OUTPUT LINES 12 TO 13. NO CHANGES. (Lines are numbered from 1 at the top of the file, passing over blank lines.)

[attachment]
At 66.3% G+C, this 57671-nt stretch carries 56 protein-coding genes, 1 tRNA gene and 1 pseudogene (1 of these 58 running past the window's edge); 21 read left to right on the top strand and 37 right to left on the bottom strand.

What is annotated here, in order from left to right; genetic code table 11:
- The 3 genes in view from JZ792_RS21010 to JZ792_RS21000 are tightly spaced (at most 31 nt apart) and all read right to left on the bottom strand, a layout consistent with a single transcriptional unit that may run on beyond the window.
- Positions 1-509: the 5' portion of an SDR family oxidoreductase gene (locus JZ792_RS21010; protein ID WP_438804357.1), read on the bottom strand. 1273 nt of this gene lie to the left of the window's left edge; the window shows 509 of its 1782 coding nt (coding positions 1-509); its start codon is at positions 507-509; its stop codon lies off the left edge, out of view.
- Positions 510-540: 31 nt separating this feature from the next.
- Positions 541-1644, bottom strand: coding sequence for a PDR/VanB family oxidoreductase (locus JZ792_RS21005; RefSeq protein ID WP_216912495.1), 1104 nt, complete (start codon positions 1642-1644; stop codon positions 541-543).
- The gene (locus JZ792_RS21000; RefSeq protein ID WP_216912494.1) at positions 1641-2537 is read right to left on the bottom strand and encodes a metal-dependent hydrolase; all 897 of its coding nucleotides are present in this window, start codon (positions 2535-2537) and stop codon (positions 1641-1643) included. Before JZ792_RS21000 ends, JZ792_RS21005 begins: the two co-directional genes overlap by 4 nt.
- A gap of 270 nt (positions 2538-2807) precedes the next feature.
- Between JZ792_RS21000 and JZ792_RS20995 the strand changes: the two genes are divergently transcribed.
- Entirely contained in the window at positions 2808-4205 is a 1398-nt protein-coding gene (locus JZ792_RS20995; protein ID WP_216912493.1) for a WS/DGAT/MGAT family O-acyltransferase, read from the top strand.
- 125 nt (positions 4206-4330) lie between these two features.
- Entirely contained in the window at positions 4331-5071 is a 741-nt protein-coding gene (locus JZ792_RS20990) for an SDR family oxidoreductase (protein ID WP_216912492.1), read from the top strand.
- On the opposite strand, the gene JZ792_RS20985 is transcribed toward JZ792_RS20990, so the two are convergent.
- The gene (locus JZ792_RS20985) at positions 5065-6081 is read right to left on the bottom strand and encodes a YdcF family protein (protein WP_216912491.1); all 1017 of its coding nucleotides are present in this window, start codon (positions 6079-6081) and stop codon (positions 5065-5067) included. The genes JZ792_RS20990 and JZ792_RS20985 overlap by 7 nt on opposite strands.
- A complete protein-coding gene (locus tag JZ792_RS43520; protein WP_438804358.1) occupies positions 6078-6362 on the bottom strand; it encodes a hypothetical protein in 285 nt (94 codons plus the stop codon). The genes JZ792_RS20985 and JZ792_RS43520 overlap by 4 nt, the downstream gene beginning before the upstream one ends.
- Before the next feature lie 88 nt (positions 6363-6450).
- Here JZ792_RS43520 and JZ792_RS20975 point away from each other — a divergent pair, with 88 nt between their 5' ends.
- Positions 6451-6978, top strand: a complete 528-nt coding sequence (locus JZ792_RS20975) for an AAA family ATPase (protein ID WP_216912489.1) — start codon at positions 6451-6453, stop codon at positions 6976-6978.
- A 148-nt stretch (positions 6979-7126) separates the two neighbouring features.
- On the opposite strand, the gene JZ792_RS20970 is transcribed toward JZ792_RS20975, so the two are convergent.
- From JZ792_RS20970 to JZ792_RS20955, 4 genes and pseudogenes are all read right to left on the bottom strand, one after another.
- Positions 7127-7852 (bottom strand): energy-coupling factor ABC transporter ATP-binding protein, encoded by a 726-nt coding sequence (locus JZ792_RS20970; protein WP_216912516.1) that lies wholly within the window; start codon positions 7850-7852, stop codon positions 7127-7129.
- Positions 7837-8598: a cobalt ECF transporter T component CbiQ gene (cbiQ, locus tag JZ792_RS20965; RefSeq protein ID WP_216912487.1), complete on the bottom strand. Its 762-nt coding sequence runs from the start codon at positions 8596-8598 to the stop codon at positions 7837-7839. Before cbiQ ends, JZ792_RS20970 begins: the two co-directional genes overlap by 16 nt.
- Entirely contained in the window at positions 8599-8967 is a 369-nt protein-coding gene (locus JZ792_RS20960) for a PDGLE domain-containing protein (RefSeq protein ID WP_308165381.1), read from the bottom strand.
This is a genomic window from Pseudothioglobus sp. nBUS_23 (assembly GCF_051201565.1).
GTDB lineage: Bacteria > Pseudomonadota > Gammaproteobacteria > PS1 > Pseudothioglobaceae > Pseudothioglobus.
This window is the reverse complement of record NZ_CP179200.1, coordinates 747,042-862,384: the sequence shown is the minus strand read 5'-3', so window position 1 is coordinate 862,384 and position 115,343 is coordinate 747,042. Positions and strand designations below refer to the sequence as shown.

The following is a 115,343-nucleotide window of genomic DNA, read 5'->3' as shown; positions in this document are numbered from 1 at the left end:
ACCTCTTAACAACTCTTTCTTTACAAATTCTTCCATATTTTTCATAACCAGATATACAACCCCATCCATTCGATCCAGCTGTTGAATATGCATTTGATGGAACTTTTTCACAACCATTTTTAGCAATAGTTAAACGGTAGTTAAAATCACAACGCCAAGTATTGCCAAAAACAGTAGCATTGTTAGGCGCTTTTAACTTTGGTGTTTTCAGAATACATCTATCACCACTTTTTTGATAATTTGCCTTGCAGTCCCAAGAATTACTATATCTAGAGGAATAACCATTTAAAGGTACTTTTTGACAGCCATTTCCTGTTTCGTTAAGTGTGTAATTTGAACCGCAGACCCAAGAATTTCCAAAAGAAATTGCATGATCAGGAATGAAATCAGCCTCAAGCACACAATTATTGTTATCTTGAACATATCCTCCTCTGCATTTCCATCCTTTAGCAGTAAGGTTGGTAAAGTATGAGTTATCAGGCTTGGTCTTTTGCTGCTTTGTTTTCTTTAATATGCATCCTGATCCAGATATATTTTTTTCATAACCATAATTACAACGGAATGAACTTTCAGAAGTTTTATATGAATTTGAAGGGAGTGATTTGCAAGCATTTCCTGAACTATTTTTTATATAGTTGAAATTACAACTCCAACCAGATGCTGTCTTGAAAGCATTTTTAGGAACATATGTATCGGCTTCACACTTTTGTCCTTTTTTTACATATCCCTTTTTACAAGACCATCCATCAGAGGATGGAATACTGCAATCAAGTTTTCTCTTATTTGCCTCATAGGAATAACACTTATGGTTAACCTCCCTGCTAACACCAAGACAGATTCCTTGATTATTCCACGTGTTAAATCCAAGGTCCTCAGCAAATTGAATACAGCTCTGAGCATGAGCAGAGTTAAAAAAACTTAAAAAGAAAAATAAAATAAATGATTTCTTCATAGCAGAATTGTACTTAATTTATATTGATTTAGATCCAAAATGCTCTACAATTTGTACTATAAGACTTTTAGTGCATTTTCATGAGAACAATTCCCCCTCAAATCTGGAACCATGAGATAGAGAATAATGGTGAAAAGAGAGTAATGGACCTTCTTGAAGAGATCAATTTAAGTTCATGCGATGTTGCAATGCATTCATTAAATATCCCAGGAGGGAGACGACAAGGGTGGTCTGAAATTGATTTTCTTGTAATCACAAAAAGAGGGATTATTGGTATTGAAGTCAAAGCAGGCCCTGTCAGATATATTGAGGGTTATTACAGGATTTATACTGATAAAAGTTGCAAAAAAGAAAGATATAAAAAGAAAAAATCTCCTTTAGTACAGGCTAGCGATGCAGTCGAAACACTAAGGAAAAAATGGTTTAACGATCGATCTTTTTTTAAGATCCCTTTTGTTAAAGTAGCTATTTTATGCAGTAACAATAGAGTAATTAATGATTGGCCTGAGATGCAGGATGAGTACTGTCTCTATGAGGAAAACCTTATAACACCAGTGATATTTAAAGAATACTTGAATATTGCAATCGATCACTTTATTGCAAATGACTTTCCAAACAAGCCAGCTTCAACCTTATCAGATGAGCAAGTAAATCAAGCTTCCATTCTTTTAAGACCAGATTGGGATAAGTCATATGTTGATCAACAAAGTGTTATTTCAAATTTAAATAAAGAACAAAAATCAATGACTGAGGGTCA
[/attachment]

- Entirely contained in the window at positions 4331-5071 is a 741-nt protein-coding gene (locus JZ792_RS20990) for an SDR family oxidoreductase (protein ID WP_216912492.1), read from the top strand.
- On the opposite strand, the gene JZ792_RS20985 is transcribed toward JZ792_RS20990, so the two are convergent.